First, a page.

It was moving to watch a man who had played with so much heart also speak with so much heart. His praise for Mr. Djokovic, who is having one of the greatest seasons ever, was generous and accurate. But the thing of beauty — and the very ethic behind his game — was the self-recognition in Mr. Nadal’s words, the sense of his personal responsibility for what happens to him on the court.
First lady Michelle Obama returns a shot to former tennis professional John McEnroe (not pictured) as fans look on during the Let’s Move! tennis clinic during Day Twelve of the 2011 U.S. Open at the USTA Billie Jean King National Tennis Center.
I don’t know anything about tennis form, but I’m just gonna say ‘nice shot.’
Today in Newsweek archives: Girls Rule!
Yesterday’s dramatic penalty shootout win over Brazil in the semifinals of the 2011 FIFA Women’s World Cup marked the 12th anniversary of this iconic 1999 image, showing defender Brandi Chastain (now an ESPN commentator) just seconds after she secured the penalty for the World Cup win against China (the second win in U.S. history). At the time, international interest in women’s soccer was at an all-time high—and the celebrated match against China was the most-attended women’s sporting event in history. Chastain called it “the greatest moment of my life on the soccer field. The U.S. is set to face France on Wednesday.
All those in favor of another Women’s World Cup Newsweek cover say “aye.”
Yes, Those People Are Literally Kissing, On The Ground, In The Street, Amid A Riot
Canucks. Or performance artists?
Caught between police and rioters, Ms. Thomas was knocked to the ground by an officer’s riot shield as police charged forward, Ms. Jones told The Globe. Her son immediately tried to comfort her and gave her a kiss.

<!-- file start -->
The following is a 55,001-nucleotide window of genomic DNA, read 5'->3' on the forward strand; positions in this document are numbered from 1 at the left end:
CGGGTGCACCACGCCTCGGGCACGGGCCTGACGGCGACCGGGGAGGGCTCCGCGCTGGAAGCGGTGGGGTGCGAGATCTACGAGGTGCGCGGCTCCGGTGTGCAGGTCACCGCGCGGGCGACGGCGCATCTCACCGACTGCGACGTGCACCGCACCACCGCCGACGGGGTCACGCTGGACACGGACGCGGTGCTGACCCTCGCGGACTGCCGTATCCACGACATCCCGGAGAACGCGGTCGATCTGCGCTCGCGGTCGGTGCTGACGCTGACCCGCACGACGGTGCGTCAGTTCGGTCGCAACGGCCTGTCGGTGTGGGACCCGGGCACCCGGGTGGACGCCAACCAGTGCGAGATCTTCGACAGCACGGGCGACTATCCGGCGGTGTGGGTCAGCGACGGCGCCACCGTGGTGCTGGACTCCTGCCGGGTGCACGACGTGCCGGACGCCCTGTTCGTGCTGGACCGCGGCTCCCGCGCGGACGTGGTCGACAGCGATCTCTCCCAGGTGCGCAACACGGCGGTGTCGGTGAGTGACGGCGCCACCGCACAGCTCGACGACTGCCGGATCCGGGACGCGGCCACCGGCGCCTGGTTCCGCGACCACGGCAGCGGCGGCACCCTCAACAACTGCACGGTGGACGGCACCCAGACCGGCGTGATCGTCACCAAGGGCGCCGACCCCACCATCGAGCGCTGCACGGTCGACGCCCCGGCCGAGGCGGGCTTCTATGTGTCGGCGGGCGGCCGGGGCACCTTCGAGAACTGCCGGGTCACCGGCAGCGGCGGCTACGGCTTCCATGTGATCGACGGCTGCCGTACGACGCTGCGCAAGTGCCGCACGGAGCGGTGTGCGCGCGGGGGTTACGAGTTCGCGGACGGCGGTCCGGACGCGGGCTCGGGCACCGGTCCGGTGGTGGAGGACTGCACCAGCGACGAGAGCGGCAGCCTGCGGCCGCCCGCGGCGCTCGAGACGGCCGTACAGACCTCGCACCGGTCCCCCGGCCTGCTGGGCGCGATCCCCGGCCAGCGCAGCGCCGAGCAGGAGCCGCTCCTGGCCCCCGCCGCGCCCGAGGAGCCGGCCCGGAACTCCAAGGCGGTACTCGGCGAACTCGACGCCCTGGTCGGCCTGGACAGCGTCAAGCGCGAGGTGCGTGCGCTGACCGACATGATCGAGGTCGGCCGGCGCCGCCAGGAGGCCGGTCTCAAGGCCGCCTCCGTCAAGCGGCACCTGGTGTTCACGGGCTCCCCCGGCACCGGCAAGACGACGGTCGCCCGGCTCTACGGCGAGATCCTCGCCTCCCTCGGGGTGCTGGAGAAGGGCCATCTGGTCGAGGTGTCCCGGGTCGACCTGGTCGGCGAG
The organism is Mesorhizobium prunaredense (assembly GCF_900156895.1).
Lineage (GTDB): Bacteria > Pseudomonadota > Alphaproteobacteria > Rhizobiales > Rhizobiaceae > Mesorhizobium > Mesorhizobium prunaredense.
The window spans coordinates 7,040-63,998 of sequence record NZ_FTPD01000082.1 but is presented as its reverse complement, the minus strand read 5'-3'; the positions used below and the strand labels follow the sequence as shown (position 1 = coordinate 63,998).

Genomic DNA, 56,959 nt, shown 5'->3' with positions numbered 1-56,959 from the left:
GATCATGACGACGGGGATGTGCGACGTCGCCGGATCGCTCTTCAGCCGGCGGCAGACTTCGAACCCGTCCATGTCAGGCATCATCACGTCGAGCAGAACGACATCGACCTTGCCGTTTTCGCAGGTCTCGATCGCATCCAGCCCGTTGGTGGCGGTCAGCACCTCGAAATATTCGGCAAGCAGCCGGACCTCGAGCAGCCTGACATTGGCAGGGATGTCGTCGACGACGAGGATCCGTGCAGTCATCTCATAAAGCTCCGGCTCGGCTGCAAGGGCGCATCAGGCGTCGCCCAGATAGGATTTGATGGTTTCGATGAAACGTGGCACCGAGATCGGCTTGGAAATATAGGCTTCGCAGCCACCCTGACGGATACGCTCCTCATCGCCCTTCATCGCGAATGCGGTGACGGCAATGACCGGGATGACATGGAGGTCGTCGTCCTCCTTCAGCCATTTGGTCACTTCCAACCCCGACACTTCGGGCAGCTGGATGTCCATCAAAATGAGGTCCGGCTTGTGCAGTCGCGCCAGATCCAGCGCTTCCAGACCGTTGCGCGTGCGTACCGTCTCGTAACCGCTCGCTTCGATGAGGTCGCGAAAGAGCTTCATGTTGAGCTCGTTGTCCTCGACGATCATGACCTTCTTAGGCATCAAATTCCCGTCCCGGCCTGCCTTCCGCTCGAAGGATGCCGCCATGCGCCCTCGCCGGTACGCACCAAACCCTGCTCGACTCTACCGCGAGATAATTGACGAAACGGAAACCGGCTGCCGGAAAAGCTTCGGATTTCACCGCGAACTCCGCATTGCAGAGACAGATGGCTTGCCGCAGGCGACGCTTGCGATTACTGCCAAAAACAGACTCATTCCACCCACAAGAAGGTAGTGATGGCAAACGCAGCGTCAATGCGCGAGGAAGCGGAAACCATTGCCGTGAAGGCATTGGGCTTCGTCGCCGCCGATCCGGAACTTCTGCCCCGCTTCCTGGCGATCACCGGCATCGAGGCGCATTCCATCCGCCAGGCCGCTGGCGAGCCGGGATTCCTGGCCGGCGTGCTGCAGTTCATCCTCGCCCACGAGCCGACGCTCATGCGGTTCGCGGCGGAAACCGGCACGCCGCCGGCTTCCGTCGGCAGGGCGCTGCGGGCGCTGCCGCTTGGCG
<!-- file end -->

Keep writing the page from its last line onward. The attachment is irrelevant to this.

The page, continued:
“I just thought, yep, that would be Scott because he’s a bit of a dreamer and he wouldn’t have even known there was a riot going on around him, quite possibly,” Ms. Jones said with a laugh from her home outside Perth in western Australia.
Dwayne Wade on being a single dad and and NBA superstar. In this week’s Newsweek:
I’ve had some ups and downs lately, but the memories of the unpleasant times disappear quickly, in part because of moments like the one recently when I was able to surprise my younger son, Zion, at his school with cupcakes for his fourth birthday. It was the day after we’d won the Eastern Conference finals, but that victory couldn’t compare with the huge smile on Zion’s face at that moment. I will never forget it. Bad memories vanish each morning when I walk into both of my sons’ bedrooms to wake them up for school—their laughter gives me all I need to face whatever is happening in my life.
(Photo credit: Pat Carter / AP Photo)